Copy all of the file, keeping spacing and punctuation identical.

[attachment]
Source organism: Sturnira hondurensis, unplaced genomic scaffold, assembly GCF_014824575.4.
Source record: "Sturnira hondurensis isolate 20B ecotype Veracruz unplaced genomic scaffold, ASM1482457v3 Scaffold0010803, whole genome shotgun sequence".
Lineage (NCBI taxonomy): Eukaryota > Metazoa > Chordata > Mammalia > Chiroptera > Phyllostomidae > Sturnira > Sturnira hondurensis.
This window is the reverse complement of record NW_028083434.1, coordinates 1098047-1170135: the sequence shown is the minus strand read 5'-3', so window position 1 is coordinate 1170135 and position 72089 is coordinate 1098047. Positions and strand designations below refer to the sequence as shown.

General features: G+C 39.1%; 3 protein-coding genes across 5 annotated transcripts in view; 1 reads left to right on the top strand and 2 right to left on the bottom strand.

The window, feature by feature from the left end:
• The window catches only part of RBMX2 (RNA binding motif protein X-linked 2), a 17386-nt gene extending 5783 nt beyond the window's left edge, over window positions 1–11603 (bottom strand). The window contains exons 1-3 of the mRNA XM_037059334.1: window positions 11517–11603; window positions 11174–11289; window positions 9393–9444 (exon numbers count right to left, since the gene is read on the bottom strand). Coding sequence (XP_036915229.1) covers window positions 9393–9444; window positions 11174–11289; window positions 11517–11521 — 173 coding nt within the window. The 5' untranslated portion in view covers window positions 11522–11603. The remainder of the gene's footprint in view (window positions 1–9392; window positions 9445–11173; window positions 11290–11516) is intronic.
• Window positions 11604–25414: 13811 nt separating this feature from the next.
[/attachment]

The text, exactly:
Source organism: Sturnira hondurensis, unplaced genomic scaffold, assembly GCF_014824575.4.
Source record: "Sturnira hondurensis isolate 20B ecotype Veracruz unplaced genomic scaffold, ASM1482457v3 Scaffold0010803, whole genome shotgun sequence".
Lineage (NCBI taxonomy): Eukaryota > Metazoa > Chordata > Mammalia > Chiroptera > Phyllostomidae > Sturnira > Sturnira hondurensis.
This window is the reverse complement of record NW_028083434.1, coordinates 1098047-1170135: the sequence shown is the minus strand read 5'-3', so window position 1 is coordinate 1170135 and position 72089 is coordinate 1098047. Positions and strand designations below refer to the sequence as shown.

General features: G+C 39.1%; 3 protein-coding genes across 5 annotated transcripts in view; 1 reads left to right on the top strand and 2 right to left on the bottom strand.

The window, feature by feature from the left end:
• The window catches only part of RBMX2 (RNA binding motif protein X-linked 2), a 17386-nt gene extending 5783 nt beyond the window's left edge, over window positions 1–11603 (bottom strand). The window contains exons 1-3 of the mRNA XM_037059334.1: window positions 11517–11603; window positions 11174–11289; window positions 9393–9444 (exon numbers count right to left, since the gene is read on the bottom strand). Coding sequence (XP_036915229.1) covers window positions 9393–9444; window positions 11174–11289; window positions 11517–11521 — 173 coding nt within the window. The 5' untranslated portion in view covers window positions 11522–11603. The remainder of the gene's footprint in view (window positions 1–9392; window positions 9445–11173; window positions 11290–11516) is intronic.
• Window positions 11604–25414: 13811 nt separating this feature from the next.